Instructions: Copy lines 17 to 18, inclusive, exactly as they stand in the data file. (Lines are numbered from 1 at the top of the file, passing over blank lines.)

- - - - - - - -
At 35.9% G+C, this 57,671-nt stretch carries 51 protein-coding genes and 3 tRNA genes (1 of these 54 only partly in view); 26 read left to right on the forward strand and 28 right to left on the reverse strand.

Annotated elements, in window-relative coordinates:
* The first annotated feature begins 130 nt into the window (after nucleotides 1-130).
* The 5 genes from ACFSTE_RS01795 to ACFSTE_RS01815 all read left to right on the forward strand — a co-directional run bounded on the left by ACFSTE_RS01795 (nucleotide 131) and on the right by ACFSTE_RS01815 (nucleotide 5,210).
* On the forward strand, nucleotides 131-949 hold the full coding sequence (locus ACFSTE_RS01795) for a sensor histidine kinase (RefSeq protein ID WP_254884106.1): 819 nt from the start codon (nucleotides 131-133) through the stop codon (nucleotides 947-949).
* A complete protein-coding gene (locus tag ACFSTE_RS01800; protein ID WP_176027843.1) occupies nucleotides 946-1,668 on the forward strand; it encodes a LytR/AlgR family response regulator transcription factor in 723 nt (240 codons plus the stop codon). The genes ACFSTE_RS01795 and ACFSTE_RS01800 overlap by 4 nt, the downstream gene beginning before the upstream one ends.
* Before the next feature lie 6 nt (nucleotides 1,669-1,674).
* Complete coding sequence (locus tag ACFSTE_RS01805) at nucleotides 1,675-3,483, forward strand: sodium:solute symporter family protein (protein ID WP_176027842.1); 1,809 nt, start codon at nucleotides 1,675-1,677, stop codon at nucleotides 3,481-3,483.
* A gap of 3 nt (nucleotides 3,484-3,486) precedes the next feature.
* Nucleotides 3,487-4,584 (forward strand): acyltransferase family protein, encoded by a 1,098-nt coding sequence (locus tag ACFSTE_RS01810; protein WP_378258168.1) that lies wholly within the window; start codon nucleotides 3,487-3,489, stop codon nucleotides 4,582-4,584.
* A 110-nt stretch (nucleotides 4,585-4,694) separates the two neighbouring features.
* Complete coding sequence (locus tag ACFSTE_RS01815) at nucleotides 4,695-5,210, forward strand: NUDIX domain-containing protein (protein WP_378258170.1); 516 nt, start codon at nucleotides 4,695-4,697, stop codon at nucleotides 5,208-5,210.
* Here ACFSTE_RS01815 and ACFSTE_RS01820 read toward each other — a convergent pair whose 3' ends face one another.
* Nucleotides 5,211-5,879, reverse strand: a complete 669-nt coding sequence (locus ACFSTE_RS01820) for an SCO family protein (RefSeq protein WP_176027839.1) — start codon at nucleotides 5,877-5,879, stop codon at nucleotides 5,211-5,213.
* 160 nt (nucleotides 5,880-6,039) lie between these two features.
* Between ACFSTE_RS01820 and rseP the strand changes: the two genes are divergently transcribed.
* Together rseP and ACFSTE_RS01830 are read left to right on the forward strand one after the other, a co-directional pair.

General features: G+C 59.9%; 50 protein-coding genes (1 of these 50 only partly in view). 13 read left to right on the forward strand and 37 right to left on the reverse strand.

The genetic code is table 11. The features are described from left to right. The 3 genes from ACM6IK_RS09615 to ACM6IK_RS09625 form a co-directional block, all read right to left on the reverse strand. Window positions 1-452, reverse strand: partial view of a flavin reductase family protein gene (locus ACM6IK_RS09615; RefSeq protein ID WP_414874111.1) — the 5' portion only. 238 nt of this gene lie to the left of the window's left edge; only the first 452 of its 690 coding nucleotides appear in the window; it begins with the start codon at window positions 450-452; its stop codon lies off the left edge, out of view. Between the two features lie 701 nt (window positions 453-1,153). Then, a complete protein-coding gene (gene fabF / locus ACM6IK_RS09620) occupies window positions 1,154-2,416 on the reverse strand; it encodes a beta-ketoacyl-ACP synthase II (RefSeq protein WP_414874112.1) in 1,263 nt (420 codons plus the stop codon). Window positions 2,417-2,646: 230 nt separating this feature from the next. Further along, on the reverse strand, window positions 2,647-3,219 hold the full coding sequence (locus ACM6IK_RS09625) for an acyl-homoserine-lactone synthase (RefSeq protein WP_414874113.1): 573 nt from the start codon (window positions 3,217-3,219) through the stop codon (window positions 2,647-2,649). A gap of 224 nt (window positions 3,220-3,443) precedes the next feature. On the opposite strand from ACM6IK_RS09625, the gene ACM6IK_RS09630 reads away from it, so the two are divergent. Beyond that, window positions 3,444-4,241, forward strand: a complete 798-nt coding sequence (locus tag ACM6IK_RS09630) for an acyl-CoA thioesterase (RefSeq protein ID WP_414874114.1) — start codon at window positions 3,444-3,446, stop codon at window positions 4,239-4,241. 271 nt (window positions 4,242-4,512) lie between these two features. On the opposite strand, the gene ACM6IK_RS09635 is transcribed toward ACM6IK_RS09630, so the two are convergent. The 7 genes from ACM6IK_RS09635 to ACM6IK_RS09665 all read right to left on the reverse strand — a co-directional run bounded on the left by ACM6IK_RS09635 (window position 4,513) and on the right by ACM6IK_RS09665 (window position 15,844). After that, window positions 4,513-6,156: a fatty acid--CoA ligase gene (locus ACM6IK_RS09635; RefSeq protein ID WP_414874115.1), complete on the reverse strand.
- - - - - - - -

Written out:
* Together rseP and ACFSTE_RS01830 are read left to right on the forward strand one after the other, a co-directional pair.

General features: G+C 59.9%; 50 protein-coding genes (1 of these 50 only partly in view). 13 read left to right on the forward strand and 37 right to left on the reverse strand.